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Support for the Single Service Member's Family



Article  
Support for the Single Service Member's Family
[12/9/2004]

Source: Kelley Harper


You can search the Web endlessly. You can read the Navy Times religiously. You can still come up empty-handed. It seems that everything is geared toward supporting military wives and children. There's even a support site for the lonesome cocker spaniels left behind.


But, as the proud parent and closest family of a single Sailor or Marine, you have questions, need advice, and want to be able to support your service member the best you can.


The father of a single Marine from Douglas, Ga., expressed those same concerns during the deployment of his son during the Gulf War.


"We didn't know who to talk to," he said. "Every day we waited for a phone call or a letter from our son. I even put a portable TV in my car while I drove to work because I didn't want to miss anything on the news. I wish I had known there were people who could have helped."


From trained command volunteers to support groups, there are people who can help. Here are just a few resources, tips, and ideas to get you started in the right direction:


The Navy's Ombudsmen and the Marine Corps' Key Volunteers
Ombudsmen and Key Volunteers serve as advocates for Navy and Marine Corps families by informing them of pertinent information and providing resources to meet their needs. While their services are usually tailored to spouses and children of military personnel, they can also provide support and communication to parents.


The level to which Ombudsmen and Key Volunteers work with parents is primarily determined by the command or unit, the number of volunteers available, and also the Marine's or Sailor's preference. Ask your son or daughter to speak to his or her command or unit about including you on phone call trees and family information rosters. You should know that when you are added to the list, depending on factors mentioned above, there might be a short delay in receiving information. Some units and commands have hundreds of families to contact all over the nation. Sometimes there are not enough volunteers to go around. But the Ombudsmen and Key Volunteers will do everything within their power to keep you abreast of what they know as soon as they can.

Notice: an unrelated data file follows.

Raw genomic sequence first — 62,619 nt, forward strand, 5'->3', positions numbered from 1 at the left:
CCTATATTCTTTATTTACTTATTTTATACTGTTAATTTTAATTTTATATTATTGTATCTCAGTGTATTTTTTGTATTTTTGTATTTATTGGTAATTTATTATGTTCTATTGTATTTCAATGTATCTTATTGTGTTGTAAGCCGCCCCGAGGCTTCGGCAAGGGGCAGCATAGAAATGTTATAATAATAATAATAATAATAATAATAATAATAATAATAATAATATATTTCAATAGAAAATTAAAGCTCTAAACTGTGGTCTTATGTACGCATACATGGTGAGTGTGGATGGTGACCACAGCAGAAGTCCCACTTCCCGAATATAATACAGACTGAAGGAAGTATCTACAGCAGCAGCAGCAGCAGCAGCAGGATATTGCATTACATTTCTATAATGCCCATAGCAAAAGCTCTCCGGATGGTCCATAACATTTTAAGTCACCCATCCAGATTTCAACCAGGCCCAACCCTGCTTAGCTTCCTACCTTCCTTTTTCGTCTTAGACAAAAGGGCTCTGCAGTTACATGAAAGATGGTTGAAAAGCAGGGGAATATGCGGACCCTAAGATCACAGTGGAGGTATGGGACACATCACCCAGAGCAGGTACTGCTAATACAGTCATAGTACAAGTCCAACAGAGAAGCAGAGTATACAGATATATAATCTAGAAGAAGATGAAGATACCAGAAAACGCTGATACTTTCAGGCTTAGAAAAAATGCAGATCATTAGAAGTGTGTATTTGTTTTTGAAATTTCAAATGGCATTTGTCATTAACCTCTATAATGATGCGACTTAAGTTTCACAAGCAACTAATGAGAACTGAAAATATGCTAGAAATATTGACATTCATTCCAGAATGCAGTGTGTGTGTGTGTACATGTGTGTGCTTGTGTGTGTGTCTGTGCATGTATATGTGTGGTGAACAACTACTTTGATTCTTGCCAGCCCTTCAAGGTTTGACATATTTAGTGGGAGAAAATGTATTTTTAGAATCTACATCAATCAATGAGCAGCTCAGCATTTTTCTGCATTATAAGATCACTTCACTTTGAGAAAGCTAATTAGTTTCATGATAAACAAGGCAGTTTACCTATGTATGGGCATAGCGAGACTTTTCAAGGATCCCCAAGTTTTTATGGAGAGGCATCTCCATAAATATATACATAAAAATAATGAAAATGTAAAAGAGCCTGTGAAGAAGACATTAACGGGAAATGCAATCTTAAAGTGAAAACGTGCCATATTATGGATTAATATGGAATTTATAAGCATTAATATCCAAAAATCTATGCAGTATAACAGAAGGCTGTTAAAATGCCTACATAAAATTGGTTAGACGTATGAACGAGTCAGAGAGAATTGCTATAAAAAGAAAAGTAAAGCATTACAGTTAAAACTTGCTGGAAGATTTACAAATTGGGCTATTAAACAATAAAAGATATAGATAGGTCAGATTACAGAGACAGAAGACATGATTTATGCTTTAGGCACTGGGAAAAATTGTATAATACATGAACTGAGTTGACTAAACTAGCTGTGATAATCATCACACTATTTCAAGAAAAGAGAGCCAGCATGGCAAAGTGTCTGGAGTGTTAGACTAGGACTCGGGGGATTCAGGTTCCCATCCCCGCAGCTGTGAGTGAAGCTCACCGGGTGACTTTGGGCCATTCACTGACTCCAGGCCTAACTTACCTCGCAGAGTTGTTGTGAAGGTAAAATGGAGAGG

Find or Create Your Own Support Group
Some parents find that talking with other military parents is the best cure for the blues. They often share the same concerns for their service members who are away on duty. If you live close to a military installation, consider placing an ad in the base newspaper to locate other parents looking for support. You can also do this in your local newspaper; you might even catch the eye of a reserve family who wants to join you. But be careful about giving away too much information. Because many service members share the same last name as their parents, stick to a first-name-only basis. This also applies to revealing your service member's current location, rank, and other personal matters.


Consider online support groups for parents. Many websites offer chat rooms and bulletin boards where you can share ideas and tips for sending care packages, writing letters, and even valuable reunion information.


Stay Tuned to LIFELines
To obtain continuous support and information regarding the Navy and Marine Corps, make
LIFELines Services Network one of your Favorites or Bookmark it so you won't ever lose our address. Our site was created to help support all Navy and Marine Corps families of active-duty and reserve members. LIFELines articles can guide you through your son or daughter's deployment, and can give you informative leads to other reliable resources. With articles such as "Geedunk to Quarterdeck: Learn How to Speak Navy," LIFELines can be of interest to every family member and loved one close to your Sailor or Marine.


Tips Just for Parents
If you haven't heard from your son or daughter in a while, don't assume there's cause for alarm. Deployed commands and units are kept extremely busy, and often there's only enough time to eat, sleep, and prepare for the next day. Just remember that they will contact you at their first available moment.


Encourage family and friends from your hometown to write letters of encouragement to your service member. You can even prepare pre-addressed, stamped envelopes for them to easily send off their well wishes.


Create a scrapbook. Save everything you receive from your Sailor or Marine during duty. Pictures, newspaper clippings, and even a seashell from the beaches of Okinawa can create a world of memories for you and your service member.


Talk with a chaplain or trusted friend when you're feeling down. Sometimes just getting things off your chest can bring up your spirits.


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